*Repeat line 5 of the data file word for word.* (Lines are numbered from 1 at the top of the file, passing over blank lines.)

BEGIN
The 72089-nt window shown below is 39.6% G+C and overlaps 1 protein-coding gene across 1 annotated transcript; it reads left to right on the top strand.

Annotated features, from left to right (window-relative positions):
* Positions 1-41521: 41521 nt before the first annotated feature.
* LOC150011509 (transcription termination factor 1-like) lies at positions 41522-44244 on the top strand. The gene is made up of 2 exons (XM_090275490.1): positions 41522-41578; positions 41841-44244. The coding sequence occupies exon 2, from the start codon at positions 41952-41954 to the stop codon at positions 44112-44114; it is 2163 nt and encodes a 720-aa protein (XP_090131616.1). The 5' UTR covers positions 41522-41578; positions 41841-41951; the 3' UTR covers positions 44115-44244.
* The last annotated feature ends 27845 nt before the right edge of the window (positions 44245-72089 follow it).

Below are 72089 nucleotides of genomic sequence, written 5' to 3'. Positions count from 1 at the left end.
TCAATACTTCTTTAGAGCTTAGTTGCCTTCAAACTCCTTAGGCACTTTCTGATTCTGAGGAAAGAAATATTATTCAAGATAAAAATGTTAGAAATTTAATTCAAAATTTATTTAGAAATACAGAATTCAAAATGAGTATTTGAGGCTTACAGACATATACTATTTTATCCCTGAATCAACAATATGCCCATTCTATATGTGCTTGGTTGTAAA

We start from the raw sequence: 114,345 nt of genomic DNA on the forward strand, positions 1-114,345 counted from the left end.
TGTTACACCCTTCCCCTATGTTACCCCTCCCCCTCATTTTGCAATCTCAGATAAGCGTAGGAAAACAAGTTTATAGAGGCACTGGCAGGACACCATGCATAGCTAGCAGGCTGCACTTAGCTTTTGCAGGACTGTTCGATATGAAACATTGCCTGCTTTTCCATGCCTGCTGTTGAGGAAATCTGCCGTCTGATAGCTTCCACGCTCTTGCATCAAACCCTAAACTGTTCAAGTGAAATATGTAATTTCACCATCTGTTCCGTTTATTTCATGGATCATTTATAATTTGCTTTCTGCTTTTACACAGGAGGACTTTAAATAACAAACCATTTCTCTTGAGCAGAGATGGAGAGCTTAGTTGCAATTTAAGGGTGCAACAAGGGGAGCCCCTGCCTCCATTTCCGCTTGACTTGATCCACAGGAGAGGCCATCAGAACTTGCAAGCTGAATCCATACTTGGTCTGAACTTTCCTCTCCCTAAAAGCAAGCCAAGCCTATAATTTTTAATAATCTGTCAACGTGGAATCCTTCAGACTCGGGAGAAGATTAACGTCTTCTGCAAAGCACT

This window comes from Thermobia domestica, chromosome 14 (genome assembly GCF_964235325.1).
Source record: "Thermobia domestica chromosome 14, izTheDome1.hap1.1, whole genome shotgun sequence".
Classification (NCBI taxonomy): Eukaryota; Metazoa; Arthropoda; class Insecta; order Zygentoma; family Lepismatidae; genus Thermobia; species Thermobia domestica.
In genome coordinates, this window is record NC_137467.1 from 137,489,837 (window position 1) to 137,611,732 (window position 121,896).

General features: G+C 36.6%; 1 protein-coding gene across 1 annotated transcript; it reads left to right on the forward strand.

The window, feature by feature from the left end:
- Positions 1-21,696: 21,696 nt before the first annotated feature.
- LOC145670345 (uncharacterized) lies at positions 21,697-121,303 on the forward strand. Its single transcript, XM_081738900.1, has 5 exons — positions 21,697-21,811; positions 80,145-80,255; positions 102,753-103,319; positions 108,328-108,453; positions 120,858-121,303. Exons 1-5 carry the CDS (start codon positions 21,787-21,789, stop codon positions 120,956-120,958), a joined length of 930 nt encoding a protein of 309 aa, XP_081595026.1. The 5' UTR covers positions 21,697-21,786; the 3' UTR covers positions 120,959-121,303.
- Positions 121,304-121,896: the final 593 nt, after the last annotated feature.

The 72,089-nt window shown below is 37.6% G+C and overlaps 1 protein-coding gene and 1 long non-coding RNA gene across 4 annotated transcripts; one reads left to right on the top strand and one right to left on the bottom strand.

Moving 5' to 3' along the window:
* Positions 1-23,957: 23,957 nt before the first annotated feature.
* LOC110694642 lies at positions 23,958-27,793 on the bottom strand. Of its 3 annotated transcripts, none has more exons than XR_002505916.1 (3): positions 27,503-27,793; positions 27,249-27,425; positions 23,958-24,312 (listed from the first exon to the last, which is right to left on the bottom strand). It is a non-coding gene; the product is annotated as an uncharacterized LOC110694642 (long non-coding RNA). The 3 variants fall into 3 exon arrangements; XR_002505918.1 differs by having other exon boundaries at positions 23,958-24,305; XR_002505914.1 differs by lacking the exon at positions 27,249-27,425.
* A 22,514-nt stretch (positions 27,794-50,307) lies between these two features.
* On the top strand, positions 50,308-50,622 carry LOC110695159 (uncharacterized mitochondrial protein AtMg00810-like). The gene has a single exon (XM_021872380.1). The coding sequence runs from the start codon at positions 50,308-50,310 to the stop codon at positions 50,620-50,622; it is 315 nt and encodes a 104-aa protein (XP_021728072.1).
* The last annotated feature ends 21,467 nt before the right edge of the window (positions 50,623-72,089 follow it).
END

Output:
* The last annotated feature ends 27845 nt before the right edge of the window (positions 44245-72089 follow it).